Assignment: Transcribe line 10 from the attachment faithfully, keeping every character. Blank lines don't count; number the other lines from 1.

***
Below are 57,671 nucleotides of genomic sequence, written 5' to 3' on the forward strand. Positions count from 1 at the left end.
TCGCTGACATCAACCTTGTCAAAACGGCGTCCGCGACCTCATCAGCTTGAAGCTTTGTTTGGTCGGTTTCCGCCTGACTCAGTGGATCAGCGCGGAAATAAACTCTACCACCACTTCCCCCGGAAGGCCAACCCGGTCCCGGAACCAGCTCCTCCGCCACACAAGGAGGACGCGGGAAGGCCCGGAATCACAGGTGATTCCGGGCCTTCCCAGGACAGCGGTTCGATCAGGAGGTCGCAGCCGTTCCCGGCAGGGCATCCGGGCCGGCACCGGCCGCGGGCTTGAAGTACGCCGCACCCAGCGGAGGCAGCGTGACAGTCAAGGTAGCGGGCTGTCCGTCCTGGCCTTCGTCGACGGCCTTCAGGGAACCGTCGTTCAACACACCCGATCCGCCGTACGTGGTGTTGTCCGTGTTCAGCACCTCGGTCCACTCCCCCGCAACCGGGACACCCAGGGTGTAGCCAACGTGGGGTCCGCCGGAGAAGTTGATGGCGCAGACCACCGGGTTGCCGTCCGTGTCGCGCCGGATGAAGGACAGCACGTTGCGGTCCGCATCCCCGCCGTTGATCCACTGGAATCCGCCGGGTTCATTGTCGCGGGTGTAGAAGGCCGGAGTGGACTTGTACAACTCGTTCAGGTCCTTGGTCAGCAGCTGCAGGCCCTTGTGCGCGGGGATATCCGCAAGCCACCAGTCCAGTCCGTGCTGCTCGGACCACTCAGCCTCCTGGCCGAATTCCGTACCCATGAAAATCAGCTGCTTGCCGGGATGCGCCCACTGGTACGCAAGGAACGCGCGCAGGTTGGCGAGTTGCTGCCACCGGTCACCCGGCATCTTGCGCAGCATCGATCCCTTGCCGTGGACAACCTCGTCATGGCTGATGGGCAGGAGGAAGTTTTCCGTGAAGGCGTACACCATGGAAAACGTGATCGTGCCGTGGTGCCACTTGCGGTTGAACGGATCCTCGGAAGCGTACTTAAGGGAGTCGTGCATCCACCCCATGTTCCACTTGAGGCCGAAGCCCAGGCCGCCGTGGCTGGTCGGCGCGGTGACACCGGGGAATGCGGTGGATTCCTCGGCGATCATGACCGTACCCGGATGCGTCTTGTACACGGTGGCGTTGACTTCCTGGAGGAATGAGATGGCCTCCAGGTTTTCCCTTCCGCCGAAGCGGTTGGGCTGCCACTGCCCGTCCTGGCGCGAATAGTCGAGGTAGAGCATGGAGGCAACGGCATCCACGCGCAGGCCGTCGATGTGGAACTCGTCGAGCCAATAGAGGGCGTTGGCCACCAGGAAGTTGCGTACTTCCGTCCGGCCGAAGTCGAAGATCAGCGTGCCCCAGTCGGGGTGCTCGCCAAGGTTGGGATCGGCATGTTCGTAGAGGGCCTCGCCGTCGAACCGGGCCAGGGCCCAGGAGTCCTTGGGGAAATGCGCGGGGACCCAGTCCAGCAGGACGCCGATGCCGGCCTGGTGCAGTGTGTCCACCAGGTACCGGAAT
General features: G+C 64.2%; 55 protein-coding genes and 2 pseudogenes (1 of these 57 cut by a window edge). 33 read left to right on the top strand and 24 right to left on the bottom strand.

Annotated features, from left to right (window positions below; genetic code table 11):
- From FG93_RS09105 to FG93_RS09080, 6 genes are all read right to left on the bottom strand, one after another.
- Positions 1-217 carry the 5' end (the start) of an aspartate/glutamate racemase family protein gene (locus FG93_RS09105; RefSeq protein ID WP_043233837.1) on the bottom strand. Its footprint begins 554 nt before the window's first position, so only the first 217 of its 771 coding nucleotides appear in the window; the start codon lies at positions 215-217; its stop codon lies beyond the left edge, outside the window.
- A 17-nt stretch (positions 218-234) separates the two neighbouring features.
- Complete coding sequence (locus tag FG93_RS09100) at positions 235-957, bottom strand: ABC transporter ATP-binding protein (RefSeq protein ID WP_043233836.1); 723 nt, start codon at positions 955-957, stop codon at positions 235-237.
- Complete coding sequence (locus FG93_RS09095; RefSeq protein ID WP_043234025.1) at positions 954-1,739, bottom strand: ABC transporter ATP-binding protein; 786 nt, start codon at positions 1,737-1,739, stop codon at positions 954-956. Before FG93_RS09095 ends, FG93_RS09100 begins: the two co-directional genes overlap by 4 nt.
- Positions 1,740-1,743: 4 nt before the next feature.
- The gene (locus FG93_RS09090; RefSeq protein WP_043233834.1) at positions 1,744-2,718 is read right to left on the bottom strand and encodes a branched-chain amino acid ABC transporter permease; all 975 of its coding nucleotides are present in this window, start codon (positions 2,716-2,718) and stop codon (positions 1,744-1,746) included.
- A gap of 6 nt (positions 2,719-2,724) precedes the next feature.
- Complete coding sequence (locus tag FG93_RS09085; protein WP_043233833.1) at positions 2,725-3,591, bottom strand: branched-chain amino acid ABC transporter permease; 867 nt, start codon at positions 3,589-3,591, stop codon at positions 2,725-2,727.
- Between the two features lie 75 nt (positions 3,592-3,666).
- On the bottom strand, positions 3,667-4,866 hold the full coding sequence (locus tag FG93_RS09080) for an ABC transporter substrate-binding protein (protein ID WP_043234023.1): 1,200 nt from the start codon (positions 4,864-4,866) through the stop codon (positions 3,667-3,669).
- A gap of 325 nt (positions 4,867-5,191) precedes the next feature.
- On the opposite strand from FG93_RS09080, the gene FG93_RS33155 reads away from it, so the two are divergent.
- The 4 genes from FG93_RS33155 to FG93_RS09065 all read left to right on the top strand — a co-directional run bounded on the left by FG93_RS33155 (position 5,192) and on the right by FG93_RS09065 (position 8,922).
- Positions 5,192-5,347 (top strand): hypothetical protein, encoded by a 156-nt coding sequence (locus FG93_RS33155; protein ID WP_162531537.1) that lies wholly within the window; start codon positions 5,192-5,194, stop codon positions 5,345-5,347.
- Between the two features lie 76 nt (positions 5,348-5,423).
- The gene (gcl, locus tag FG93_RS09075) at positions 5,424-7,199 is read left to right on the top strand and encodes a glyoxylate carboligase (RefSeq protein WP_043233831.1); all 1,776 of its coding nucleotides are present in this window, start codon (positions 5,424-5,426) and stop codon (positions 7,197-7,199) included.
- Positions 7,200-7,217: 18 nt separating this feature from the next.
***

- Positions 1,740-1,743: 4 nt before the next feature.